9. Conclusion

Employee engagement is a positive attitude held by the employees towards the organisation and its working culture. This study emphasized the importance of engaged manager or leader in inspiring and engaging the work force, in contrast to human resource management practices alone. Although there is a great deal of published academic work on what drives engagement. Nevertheless, a practical limitation of this study like any similar sectoral studies is the fact that there is no " one size fits all" model of engagement, different employees, diverse organisations will vary in their needs and their approach [75]. This study is based on a small number of employees working in the banking sector, which limits the generalizability of the results ; time constraints is considered another limitation which the researcher faced; in addition to the difficulty to access banks and to collect required data.

Egypt as an emerging economy state is undergoing transformational changes following the chaotic aftermath of January 2011, and is still striving to improve its national economic performance figures to realize socio-political stability. Thus, the theoretical implication of this study is to confirm the fact that engagement can be a triple win; for the individuals at work, the organisations or service sector(s), and for the country as a whole. A 21st century developing economy as in Egypt should thus recognize employees, more than any other variable, as powerful contributors to its competitive position. Engaged employees can help their organisation achieve its mission, execute its strategy and generate important business results.

Therefore, organisations today should actively look forward to fulfil employee`s expectations and thus, create an impact on the performance of employee, which directly affects the organization’s performance.

References

[1]  Adams, J., 1965. Inquiry in social exchange. In: Berekowitz, L,. (Ed.) Advances in Experimental Social Psychology. s.l.:Academic Press, New York, NY, pp. Vol. 2 pp. 267-299.
In article      
 
[2]  Allen, N. and Meyer, J., 1990. The measurement and antecedents of affective, continuance, and normative commitment to the organisation. Journal of Occupational Psychology, Volume 63, pp. 1-18.
In article      View Article
 
[3]  Andrew,O. & Sofian, S., 2011. Engaging people who drive execution and organizational performance, American Journal of Economics and Business Administration).[Online] Available at: http://www.researchgate.net/publication/225034035_Individual_Factors_and Work Outcomes of Employee Engagement.[Accessed 29 January 2015].
In article      
 
[4]  Anitha, J., 2014. Determinants of employee engagement and their impact on employee performance. International Journal of Productivity and Performance Management, Volume 63 Iss 3, pp. 308-323.
In article      
 
[5]  Aycan, Z. Kanungo, R. Mendonca, M.Yu, K., Deller, J., Stahl, G. and Kurshid, A., 2001. Impact of culture on human resource management practices: a 10-country comparison. Applied Psychology, Volume 49(1), pp. 192-221.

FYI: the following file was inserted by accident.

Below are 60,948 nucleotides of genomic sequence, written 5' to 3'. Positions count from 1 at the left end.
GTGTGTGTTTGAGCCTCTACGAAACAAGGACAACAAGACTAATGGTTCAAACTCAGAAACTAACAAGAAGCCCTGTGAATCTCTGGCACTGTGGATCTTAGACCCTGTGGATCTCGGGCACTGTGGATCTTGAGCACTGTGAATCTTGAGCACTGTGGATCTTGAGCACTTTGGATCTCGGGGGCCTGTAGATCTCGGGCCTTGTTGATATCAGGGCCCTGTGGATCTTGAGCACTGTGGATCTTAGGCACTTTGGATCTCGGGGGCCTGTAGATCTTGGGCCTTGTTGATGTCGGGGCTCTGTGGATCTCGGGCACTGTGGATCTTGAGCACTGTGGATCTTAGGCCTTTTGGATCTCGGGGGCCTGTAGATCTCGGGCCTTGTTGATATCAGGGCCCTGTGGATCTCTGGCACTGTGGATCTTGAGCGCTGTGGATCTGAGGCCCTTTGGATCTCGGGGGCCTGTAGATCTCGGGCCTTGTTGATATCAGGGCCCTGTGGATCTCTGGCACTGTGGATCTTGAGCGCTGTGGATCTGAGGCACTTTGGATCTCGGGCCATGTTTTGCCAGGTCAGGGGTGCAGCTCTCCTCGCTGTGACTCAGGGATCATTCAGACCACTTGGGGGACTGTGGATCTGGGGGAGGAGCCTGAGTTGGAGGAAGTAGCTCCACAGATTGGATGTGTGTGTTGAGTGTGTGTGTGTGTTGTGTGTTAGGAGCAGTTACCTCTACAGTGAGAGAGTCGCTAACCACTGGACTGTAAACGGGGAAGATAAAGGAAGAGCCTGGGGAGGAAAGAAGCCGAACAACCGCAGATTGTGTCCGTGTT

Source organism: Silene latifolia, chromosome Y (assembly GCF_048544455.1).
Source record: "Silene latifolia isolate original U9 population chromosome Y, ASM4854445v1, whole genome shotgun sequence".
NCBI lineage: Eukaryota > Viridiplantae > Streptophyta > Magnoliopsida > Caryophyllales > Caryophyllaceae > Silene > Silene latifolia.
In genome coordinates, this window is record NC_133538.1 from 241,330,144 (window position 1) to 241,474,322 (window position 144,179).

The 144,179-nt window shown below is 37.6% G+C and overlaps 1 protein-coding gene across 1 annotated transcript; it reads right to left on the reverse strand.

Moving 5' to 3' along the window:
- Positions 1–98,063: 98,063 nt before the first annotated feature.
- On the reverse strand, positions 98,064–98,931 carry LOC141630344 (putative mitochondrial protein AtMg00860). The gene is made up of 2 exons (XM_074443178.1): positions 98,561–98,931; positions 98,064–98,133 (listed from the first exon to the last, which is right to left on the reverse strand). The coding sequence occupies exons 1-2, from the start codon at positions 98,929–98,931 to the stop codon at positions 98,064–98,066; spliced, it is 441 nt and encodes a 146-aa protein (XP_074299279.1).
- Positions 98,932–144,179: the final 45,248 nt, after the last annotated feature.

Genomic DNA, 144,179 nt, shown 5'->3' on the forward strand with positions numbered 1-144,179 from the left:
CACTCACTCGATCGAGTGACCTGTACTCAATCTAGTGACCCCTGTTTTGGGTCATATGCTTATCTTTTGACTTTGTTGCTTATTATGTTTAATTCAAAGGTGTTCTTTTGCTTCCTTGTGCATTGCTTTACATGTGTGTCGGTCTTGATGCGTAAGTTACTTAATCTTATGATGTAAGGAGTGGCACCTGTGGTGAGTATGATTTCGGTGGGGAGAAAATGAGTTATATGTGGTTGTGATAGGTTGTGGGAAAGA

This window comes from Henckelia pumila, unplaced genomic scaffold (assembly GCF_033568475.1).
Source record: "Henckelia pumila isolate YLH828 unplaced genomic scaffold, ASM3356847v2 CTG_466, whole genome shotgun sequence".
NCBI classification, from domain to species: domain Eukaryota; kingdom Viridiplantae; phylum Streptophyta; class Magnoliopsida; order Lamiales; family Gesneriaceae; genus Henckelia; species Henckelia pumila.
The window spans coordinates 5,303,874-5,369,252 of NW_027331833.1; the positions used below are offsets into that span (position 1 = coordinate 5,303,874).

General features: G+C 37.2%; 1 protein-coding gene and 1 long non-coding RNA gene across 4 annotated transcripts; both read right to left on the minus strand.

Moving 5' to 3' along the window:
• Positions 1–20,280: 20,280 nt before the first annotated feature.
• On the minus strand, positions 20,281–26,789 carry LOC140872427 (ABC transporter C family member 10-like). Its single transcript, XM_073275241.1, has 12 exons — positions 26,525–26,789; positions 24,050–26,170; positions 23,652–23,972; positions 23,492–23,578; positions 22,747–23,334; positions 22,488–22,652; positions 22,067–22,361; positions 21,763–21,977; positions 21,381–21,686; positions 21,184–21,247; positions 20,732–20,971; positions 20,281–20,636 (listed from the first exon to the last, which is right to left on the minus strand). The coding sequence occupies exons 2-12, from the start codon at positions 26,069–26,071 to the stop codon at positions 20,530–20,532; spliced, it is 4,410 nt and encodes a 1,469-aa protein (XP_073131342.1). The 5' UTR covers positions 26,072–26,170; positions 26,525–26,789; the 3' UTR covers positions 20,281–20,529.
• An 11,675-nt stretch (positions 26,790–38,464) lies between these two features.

In article      View Article
 
[6]  Bakar, R. A., March 2013. Understanding factors influencing employee engagement: a study of the financial sector in Malaysia. PHD thesis (unpublished), School of Managemetn, RMIT University..
In article      
 
[7]  Baker, A.B., and Demerouti, E., 2008. “Towards a model of work engagement”. Career Development International, Volume 13(3), pp. 209-223.
In article      View Article
 
[8]  Bakker, A.B. and Leiter M.P., 2010. Work engagement: a handbook of essential theory and research. s.l.:New York, NY: Psychology Press.
In article      
 
[9]  Bakker, A.B.. Demerouti. E. and Verbeke, W., 2004. Using the job demands-resources model to predict burnout and performance. Human Resource Management, Volume 43 No. 1, pp. 83-104.
In article      View Article
 
[10]  Balain S. and Sparrow P., 2009. Engaged to Perform: A new perspective on employee engagement : Executive Summary, Lancaster University Management School.
In article      PubMed
 
[11]  Balfour, D. and Wechsler, B., 1996. Organizational commitment: Antecedents and outcomes in public organizations. Public Productivity and Management Review, Volume 29, pp. 256-277.
In article      View Article
 
[12]  Baltes, B.B., Briggs, T.E., Huff, J.W., Wright, J.A., Neuman G.A, 1999. Flexible and Compressed Workweek Schedules: A Meta-analysis of Their Effects on Work-Related Criteria. Journal of Applied Psychology, Volume 84 No. 4, pp. 496-513.
In article      View Article
 
[13]  Baron, R.M. and Kenny, D.A., 1986. The moderator-mediator variable distinction in social psychological research: conceptual,strategic and statistical consideration. Journal of Personality and Social Psychology, Volume 51, pp. 1173-1182.
In article      View Article  PubMed
 
[14]  Bass, B., 1985. Leadership and Performance beyond Expectations. Free Press: New York, NY.
In article      
 
[15]  Bass, B.M, Avolio, B.J, Jung, D.I. and Berson, Y., 2003. Perdicting unit performance by assessing transformational and transactional leadership. Journal of Applied Psychology, Volume 88 No. 2, pp. 207-218.
In article      View Article  PubMed
 
[16]  Bies, R.J. and Tripp, T.M, 1995. Beyond distrust: getting even and the need for revenge. In: Karmer, R.M. and Tyler, T.T (Eds), Trust in Organisations. Sage, Newbury Park, CA., pp. 246-260.
In article      
 
[17]  Blau, P., 1964. Exchange and power in social life.,. Annual Review of Psychology, Volume 78(118), 32,, pp. 363-366.
In article